At 04:00 GMT, NATO issued a statement in the name of Allied Commander General Idso McInsley [reproduced in full on the opposite page] explaining the rationale of the attacks as an emergency measure in the face of years of deadly political inaction.
“I take full responsibility for the immediate illegality of Operation Oil Endgame,” General McInsley said, “but the world does not have time to wait for laws to be rewritten by our inadequate political elite, given the speed that this crisis is progressing.”
He added, “All casualties are regrettable, but they are nothing in comparison to the 200,000 lives that were lost in the last hurricane season, or the 14 million estimated to have already died from the droughts and famines in the southern hemisphere.”
Myron Ebell of the Grassroots Coalition of Petroleum Users said: “This is an insanity, only matched by General Jack D. Ripper in the movie Dr Strangelove. What does the General think he will achieve by bombing us back into the stone age? We need our fossil fuel energy to grow our economy, transport our food, and run the air conditioners that enable us to survive through these massive heatwaves we have been experiencing lately.”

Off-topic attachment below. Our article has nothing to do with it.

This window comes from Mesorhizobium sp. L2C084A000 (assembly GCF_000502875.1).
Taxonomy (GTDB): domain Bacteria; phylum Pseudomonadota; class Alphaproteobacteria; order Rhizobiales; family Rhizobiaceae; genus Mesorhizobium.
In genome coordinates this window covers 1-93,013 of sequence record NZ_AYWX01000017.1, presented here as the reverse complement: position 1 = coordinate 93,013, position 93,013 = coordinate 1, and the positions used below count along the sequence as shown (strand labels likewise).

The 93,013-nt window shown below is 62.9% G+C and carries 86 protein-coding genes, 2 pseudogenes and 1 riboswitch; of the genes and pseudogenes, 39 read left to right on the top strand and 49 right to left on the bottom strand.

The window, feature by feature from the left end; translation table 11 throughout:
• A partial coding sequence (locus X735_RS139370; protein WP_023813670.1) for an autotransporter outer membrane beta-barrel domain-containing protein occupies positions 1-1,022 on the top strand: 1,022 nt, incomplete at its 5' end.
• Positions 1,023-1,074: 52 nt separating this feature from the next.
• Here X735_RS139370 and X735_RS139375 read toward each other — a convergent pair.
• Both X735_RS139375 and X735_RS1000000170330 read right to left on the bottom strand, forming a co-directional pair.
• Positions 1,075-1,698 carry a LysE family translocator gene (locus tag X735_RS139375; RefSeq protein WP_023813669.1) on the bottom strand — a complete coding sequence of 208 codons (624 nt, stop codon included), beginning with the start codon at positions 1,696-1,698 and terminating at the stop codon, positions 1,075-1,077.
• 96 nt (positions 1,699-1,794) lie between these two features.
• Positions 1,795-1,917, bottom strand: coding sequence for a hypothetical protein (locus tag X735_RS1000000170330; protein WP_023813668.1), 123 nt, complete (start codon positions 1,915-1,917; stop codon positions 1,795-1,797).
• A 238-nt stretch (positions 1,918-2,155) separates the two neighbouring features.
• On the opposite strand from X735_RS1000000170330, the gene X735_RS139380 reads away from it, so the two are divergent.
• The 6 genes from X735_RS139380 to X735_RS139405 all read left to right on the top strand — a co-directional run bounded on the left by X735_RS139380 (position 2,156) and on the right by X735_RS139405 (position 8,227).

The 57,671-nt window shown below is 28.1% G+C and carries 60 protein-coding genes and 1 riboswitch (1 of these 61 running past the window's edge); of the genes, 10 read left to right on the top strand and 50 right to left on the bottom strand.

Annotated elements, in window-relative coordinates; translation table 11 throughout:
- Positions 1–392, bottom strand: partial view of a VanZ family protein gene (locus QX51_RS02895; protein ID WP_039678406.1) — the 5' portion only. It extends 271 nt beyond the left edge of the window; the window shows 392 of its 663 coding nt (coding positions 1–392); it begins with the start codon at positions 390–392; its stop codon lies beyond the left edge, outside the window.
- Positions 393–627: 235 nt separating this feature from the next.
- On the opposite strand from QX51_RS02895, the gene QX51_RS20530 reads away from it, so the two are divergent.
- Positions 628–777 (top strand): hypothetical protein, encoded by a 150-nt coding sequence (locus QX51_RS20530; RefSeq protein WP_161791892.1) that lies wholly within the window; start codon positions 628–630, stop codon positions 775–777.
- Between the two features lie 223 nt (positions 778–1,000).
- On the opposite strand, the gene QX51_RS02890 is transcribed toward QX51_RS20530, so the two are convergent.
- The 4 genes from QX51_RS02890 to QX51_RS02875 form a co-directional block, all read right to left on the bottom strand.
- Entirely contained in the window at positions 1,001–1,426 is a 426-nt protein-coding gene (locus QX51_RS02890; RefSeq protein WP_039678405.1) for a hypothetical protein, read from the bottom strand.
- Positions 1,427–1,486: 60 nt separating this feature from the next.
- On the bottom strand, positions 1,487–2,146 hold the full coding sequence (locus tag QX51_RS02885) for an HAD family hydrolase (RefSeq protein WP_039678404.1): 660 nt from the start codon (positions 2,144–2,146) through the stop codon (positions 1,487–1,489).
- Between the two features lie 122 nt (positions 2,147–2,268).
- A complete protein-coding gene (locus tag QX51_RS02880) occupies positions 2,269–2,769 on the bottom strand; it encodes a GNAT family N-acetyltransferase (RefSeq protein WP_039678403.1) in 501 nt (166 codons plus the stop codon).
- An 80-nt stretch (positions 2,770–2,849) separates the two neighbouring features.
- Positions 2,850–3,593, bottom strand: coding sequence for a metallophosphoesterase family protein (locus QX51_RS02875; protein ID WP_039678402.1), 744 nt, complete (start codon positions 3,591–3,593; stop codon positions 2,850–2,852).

Ebell predicts a second genocide as the economy goes off a cliff and society falls apart. “On their own scientific predictions, the climate continues to warm for another 60 years no matter what we do. This killing spree achieves nothing for anyone alive today.”
Jorgen Havel, the first speaker of the European Green Party, condemned the action as an extremely dangerous strategy that could precipitate a nuclear war and genocide. His party’s 2017 climate change policy document, commonly known as the Doomsday Plan, in which he suggested exactly this form of military action was, he said, “never meant to be to be implemented”. He added, “It was only intended to stimulate debate by consideration of all the unthinkable option.”
The plan required a rapid repurposing of the social fabric, of the kind not seen outside of total war.
In other pages: The New Brighton Times “future starts now” – Survival Pack.